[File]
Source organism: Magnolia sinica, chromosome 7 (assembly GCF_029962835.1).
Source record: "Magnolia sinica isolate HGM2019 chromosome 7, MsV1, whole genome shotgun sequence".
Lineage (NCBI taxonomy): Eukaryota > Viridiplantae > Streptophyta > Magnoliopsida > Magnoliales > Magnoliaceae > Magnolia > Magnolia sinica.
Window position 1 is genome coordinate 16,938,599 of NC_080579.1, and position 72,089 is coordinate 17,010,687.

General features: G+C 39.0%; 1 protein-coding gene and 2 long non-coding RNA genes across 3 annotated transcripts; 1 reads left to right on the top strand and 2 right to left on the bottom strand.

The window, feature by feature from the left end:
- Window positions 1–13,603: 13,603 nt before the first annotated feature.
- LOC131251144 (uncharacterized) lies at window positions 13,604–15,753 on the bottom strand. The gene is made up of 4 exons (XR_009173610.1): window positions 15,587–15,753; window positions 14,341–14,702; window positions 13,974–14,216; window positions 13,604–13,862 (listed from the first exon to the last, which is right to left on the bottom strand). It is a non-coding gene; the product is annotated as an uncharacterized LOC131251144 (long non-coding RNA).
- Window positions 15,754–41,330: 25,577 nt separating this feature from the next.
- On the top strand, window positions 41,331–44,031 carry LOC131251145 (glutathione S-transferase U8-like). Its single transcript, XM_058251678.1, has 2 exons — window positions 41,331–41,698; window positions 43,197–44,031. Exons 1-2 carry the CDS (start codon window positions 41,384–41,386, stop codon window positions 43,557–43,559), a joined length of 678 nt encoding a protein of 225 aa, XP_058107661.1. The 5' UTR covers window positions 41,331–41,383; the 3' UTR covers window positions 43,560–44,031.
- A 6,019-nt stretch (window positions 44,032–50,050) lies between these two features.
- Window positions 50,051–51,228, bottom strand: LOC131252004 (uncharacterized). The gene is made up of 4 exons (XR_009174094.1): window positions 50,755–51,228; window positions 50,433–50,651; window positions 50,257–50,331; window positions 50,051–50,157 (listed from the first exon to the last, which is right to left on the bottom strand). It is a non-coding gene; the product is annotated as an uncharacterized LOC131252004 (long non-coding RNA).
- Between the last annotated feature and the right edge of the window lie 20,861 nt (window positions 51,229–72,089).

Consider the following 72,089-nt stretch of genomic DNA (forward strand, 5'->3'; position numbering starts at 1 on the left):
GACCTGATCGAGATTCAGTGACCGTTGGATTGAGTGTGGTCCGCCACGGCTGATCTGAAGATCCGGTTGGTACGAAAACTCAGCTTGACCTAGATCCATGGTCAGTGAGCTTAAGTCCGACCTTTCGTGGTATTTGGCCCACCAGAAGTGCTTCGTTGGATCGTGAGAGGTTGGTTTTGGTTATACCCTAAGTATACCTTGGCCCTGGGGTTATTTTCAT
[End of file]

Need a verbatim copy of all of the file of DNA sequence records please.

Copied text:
Source organism: Magnolia sinica, chromosome 7 (assembly GCF_029962835.1).
Source record: "Magnolia sinica isolate HGM2019 chromosome 7, MsV1, whole genome shotgun sequence".
Lineage (NCBI taxonomy): Eukaryota > Viridiplantae > Streptophyta > Magnoliopsida > Magnoliales > Magnoliaceae > Magnolia > Magnolia sinica.
Window position 1 is genome coordinate 16,938,599 of NC_080579.1, and position 72,089 is coordinate 17,010,687.

General features: G+C 39.0%; 1 protein-coding gene and 2 long non-coding RNA genes across 3 annotated transcripts; 1 reads left to right on the top strand and 2 right to left on the bottom strand.

The window, feature by feature from the left end:
- Window positions 1–13,603: 13,603 nt before the first annotated feature.
- LOC131251144 (uncharacterized) lies at window positions 13,604–15,753 on the bottom strand. The gene is made up of 4 exons (XR_009173610.1): window positions 15,587–15,753; window positions 14,341–14,702; window positions 13,974–14,216; window positions 13,604–13,862 (listed from the first exon to the last, which is right to left on the bottom strand). It is a non-coding gene; the product is annotated as an uncharacterized LOC131251144 (long non-coding RNA).
- Window positions 15,754–41,330: 25,577 nt separating this feature from the next.
- On the top strand, window positions 41,331–44,031 carry LOC131251145 (glutathione S-transferase U8-like). Its single transcript, XM_058251678.1, has 2 exons — window positions 41,331–41,698; window positions 43,197–44,031. Exons 1-2 carry the CDS (start codon window positions 41,384–41,386, stop codon window positions 43,557–43,559), a joined length of 678 nt encoding a protein of 225 aa, XP_058107661.1. The 5' UTR covers window positions 41,331–41,383; the 3' UTR covers window positions 43,560–44,031.
- A 6,019-nt stretch (window positions 44,032–50,050) lies between these two features.
- Window positions 50,051–51,228, bottom strand: LOC131252004 (uncharacterized). The gene is made up of 4 exons (XR_009174094.1): window positions 50,755–51,228; window positions 50,433–50,651; window positions 50,257–50,331; window positions 50,051–50,157 (listed from the first exon to the last, which is right to left on the bottom strand). It is a non-coding gene; the product is annotated as an uncharacterized LOC131252004 (long non-coding RNA).
- Between the last annotated feature and the right edge of the window lie 20,861 nt (window positions 51,229–72,089).

Consider the following 72,089-nt stretch of genomic DNA (forward strand, 5'->3'; position numbering starts at 1 on the left):
GACCTGATCGAGATTCAGTGACCGTTGGATTGAGTGTGGTCCGCCACGGCTGATCTGAAGATCCGGTTGGTACGAAAACTCAGCTTGACCTAGATCCATGGTCAGTGAGCTTAAGTCCGACCTTTCGTGGTATTTGGCCCACCAGAAGTGCTTCGTTGGATCGTGAGAGGTTGGTTTTGGTTATACCCTAAGTATACCTTGGCCCTGGGGTTATTTTCAT